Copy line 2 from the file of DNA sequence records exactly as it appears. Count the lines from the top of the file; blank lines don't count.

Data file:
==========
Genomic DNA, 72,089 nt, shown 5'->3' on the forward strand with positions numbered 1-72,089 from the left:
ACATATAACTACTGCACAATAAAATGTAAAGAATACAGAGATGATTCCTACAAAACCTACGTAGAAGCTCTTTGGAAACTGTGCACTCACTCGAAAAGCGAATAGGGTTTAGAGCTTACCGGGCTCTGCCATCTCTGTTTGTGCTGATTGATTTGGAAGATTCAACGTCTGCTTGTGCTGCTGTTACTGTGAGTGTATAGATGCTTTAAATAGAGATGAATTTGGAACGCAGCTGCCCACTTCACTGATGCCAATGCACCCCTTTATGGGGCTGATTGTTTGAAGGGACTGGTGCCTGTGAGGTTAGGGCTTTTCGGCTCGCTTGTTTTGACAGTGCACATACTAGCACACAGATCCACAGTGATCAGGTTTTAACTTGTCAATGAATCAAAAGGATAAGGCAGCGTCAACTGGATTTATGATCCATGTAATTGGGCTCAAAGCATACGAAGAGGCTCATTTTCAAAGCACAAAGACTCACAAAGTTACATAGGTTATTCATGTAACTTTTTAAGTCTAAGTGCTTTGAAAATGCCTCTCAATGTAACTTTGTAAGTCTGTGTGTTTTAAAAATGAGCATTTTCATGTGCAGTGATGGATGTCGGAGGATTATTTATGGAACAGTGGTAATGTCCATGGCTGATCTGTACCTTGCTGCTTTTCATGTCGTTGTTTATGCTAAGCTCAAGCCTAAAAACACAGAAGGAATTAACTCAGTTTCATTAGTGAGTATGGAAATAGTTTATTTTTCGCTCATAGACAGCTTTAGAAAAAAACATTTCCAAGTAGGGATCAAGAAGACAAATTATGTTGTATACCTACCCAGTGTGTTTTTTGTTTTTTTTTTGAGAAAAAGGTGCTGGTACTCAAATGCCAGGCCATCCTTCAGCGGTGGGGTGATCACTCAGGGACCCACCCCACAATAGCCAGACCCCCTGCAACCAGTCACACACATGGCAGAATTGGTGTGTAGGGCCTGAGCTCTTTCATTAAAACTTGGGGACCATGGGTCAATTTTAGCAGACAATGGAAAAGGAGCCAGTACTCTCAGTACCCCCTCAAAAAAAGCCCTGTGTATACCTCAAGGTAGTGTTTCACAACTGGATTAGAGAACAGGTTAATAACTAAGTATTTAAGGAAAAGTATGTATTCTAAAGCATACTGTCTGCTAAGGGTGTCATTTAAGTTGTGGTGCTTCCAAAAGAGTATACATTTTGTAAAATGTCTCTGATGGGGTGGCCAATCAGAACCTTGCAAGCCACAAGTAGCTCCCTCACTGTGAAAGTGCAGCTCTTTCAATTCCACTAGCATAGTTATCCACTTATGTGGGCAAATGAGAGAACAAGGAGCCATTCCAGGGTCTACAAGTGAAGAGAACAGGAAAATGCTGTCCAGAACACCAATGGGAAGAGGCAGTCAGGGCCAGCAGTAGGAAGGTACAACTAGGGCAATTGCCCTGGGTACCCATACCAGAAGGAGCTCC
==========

ACATATAACTACTGCACAATAAAATGTAAAGAATACAGAGATGATTCCTACAAAACCTACGTAGAAGCTCTTTGGAAACTGTGCACTCACTCGAAAAGCGAATAGGGTTTAGAGCTTACCGGGCTCTGCCATCTCTGTTTGTGCTGATTGATTTGGAAGATTCAACGTCTGCTTGTGCTGCTGTTACTGTGAGTGTATAGATGCTTTAAATAGAGATGAATTTGGAACGCAGCTGCCCACTTCACTGATGCCAATGCACCCCTTTATGGGGCTGATTGTTTGAAGGGACTGGTGCCTGTGAGGTTAGGGCTTTTCGGCTCGCTTGTTTTGACAGTGCACATACTAGCACACAGATCCACAGTGATCAGGTTTTAACTTGTCAATGAATCAAAAGGATAAGGCAGCGTCAACTGGATTTATGATCCATGTAATTGGGCTCAAAGCATACGAAGAGGCTCATTTTCAAAGCACAAAGACTCACAAAGTTACATAGGTTATTCATGTAACTTTTTAAGTCTAAGTGCTTTGAAAATGCCTCTCAATGTAACTTTGTAAGTCTGTGTGTTTTAAAAATGAGCATTTTCATGTGCAGTGATGGATGTCGGAGGATTATTTATGGAACAGTGGTAATGTCCATGGCTGATCTGTACCTTGCTGCTTTTCATGTCGTTGTTTATGCTAAGCTCAAGCCTAAAAACACAGAAGGAATTAACTCAGTTTCATTAGTGAGTATGGAAATAGTTTATTTTTCGCTCATAGACAGCTTTAGAAAAAAACATTTCCAAGTAGGGATCAAGAAGACAAATTATGTTGTATACCTACCCAGTGTGTTTTTTGTTTTTTTTTTGAGAAAAAGGTGCTGGTACTCAAATGCCAGGCCATCCTTCAGCGGTGGGGTGATCACTCAGGGACCCACCCCACAATAGCCAGACCCCCTGCAACCAGTCACACACATGGCAGAATTGGTGTGTAGGGCCTGAGCTCTTTCATTAAAACTTGGGGACCATGGGTCAATTTTAGCAGACAATGGAAAAGGAGCCAGTACTCTCAGTACCCCCTCAAAAAAAGCCCTGTGTATACCTCAAGGTAGTGTTTCACAACTGGATTAGAGAACAGGTTAATAACTAAGTATTTAAGGAAAAGTATGTATTCTAAAGCATACTGTCTGCTAAGGGTGTCATTTAAGTTGTGGTGCTTCCAAAAGAGTATACATTTTGTAAAATGTCTCTGATGGGGTGGCCAATCAGAACCTTGCAAGCCACAAGTAGCTCCCTCACTGTGAAAGTGCAGCTCTTTCAATTCCACTAGCATAGTTATCCACTTATGTGGGCAAATGAGAGAACAAGGAGCCATTCCAGGGTCTACAAGTGAAGAGAACAGGAAAATGCTGTCCAGAACACCAATGGGAAGAGGCAGTCAGGGCCAGCAGTAGGAAGGTACAACTAGGGCAATTGCCCTGGGTACCCATACCAGAAGGAGCTCC